Thanks to Tailang's joining up with his future father, he eventually gets to officiate at his parents' wedding, when he talks about how significant this is to him. "Why does he make everything about himself?" asks his future mother. "That's just who he is," says his future dad, who's become a best friend. Tailang's emotional speech is full of double meanings, but he doesn't expect to be able to change the course of future events. He entertains by singing nicely; Zhengtai amuses everyone as the happy groom by being completely out of tune. When one of the gang members dies through an act of aggression, he gets a farewell montage.

    And so it goes. The adventures, and regular attempts at kidnapping by and of a rival gang, and schemes to guess the future which Tailang already knows (that cornering the market on beepers isn't a good idea; that video halls will be trumped by regular movie theaters, and so on), are all basically ways to celebrate the comradeship of an undemanding group of twenty-somethings with a sense of nostalgia. This really isn't as good as Hou Hsiau-hsien's Edward Young's memories of Taipei youth, of Linklater's, or Arnaud Desplechin's "Golden Days," but it will do for a mainstream young Chinese audience, and Eddie Peng (with his middle-parted Matt Dillon look) and Liying Zhao, with her provocative innocence, the future mother Tailang almost gets too close to, are irresistible and engaging. A final big fight with their superior gangster rivals is handled with a light touch. There are nice urban village-scapes making use, Maggie Lee tells us, of Changshou, a thousand-year-old city in the southeast province of Zhejiang with canals and arched bridges. Mandolin music make proceedings sound like a 1960's Italian comedy, but Lee things this flashback is millennials' "jaded amusement," but I'd say it's nostalgia for what they never had.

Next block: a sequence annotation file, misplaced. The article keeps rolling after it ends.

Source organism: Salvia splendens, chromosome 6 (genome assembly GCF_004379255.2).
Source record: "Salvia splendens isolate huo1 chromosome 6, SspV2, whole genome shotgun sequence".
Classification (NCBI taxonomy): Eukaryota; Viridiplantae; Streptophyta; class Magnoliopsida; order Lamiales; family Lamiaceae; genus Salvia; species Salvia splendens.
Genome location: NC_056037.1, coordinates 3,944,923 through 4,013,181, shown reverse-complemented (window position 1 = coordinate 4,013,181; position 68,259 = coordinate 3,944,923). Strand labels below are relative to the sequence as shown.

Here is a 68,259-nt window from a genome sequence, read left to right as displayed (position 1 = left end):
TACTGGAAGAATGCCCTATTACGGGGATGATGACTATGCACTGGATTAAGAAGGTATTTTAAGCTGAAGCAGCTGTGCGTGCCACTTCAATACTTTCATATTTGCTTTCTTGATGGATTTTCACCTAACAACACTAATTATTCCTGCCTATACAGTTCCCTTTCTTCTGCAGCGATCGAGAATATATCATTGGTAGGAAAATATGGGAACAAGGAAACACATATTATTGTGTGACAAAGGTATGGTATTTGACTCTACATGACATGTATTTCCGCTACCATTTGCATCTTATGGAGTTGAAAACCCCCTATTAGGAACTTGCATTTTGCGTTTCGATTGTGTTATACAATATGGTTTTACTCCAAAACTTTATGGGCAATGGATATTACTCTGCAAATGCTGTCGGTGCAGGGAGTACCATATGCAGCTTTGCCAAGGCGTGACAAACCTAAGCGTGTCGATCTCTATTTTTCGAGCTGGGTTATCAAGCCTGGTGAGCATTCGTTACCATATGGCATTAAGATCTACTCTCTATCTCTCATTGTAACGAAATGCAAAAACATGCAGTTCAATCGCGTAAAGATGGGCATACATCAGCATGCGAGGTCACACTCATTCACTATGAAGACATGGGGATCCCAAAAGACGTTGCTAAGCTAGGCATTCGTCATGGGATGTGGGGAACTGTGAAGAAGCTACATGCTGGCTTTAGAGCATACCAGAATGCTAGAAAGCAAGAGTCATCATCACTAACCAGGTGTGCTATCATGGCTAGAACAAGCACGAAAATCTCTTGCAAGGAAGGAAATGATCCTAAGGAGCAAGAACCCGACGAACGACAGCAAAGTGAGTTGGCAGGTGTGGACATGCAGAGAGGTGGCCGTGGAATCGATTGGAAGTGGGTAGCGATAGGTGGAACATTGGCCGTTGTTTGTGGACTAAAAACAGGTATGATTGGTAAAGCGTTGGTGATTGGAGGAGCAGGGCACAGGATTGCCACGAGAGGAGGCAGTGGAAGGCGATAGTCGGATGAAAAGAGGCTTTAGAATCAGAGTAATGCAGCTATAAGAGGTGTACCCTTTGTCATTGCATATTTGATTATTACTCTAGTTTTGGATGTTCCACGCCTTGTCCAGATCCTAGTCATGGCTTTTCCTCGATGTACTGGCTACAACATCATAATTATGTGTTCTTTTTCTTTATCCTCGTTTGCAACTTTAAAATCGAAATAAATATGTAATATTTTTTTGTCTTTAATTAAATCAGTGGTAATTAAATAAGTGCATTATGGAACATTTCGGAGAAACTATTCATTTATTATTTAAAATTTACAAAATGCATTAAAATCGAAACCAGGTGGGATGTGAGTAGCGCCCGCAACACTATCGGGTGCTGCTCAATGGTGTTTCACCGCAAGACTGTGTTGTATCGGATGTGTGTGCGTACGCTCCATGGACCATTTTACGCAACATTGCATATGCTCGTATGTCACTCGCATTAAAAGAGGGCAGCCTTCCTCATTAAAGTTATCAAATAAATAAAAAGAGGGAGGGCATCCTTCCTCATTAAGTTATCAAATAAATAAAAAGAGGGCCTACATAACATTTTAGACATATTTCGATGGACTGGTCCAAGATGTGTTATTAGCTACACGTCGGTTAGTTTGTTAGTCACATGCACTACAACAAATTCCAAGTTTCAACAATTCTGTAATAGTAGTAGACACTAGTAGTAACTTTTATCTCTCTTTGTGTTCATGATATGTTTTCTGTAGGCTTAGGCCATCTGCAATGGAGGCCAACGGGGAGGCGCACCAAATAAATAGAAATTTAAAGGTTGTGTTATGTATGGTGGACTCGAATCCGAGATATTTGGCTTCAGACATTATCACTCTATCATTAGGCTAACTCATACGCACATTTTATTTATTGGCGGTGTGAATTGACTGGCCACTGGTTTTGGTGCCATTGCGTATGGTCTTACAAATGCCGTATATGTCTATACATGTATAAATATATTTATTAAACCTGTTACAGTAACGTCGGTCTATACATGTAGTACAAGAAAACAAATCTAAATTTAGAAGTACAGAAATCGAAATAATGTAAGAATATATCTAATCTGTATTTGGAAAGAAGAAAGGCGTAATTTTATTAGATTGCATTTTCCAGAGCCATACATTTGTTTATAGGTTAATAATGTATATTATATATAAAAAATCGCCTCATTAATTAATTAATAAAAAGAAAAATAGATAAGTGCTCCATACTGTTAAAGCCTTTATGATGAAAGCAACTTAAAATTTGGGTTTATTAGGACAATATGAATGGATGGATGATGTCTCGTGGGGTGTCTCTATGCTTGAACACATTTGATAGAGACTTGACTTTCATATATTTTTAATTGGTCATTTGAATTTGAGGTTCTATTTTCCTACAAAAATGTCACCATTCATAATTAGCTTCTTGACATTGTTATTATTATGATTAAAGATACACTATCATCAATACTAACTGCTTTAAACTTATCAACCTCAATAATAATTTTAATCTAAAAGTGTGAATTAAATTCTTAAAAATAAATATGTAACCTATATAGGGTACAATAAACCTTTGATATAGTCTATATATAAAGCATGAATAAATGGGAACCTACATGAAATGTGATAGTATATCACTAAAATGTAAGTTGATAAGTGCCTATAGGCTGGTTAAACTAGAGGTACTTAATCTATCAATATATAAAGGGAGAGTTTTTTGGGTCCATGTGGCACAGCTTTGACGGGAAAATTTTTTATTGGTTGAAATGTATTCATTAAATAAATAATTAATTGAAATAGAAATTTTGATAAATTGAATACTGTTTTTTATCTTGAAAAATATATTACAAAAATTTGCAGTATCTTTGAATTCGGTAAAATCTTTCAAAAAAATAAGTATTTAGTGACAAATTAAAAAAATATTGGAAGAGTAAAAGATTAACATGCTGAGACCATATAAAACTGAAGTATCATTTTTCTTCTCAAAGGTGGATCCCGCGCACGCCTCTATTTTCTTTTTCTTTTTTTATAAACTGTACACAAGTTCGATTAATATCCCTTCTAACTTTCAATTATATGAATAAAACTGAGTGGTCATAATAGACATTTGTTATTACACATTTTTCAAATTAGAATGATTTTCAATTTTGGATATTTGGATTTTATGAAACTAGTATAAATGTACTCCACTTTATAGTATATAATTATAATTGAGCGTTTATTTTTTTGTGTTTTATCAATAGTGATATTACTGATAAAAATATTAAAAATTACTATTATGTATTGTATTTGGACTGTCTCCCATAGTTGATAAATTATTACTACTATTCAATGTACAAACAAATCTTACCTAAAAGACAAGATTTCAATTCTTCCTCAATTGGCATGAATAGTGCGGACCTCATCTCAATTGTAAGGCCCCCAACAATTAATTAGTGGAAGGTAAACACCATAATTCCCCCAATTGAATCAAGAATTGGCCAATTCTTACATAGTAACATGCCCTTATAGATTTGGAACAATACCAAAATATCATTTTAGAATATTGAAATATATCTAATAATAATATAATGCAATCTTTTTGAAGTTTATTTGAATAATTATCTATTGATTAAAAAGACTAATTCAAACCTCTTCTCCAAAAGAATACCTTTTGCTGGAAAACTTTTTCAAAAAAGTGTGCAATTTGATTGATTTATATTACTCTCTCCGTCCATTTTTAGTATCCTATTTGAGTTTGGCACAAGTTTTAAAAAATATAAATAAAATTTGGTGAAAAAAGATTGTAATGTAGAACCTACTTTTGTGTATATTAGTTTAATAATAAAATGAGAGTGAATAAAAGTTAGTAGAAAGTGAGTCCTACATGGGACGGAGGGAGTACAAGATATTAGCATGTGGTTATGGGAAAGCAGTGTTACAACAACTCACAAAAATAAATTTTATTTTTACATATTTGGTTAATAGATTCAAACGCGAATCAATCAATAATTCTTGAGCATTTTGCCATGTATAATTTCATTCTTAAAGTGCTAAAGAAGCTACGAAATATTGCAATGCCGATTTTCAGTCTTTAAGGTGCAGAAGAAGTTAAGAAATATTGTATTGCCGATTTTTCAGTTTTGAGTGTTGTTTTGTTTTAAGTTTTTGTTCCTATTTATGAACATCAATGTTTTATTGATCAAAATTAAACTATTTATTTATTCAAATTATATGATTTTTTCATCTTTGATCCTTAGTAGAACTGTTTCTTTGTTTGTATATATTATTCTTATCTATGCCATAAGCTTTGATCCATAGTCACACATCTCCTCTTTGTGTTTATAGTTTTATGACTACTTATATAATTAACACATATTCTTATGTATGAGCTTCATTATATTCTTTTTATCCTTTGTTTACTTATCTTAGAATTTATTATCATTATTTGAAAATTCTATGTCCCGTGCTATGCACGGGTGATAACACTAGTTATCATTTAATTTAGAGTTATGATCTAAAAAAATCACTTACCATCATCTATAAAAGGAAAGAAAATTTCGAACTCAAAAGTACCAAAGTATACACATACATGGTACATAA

DuckweedChinese: 乘风破浪 (Cheng feng po lang, "Ride the Winds, Break the Waves"), 104 mins., released late Jan. 2017 in China; Feg. and Mar. in Australia, US, and Hong Kong. Reviewed as part of the July 2017 NYAFF, where it shows 15 July at 12:30 pm at Walter Reade Theater, in Lincoln Center.
    Last edited by Chris Knipp; 07-11-2017 at 06:54 PM.

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    SOUL ON A STRING (Zhang Yang 2016)

    ZHANG YANG: SOUL ON A STRING (2016)



    Quest of a home for a sacred object - across desert wilds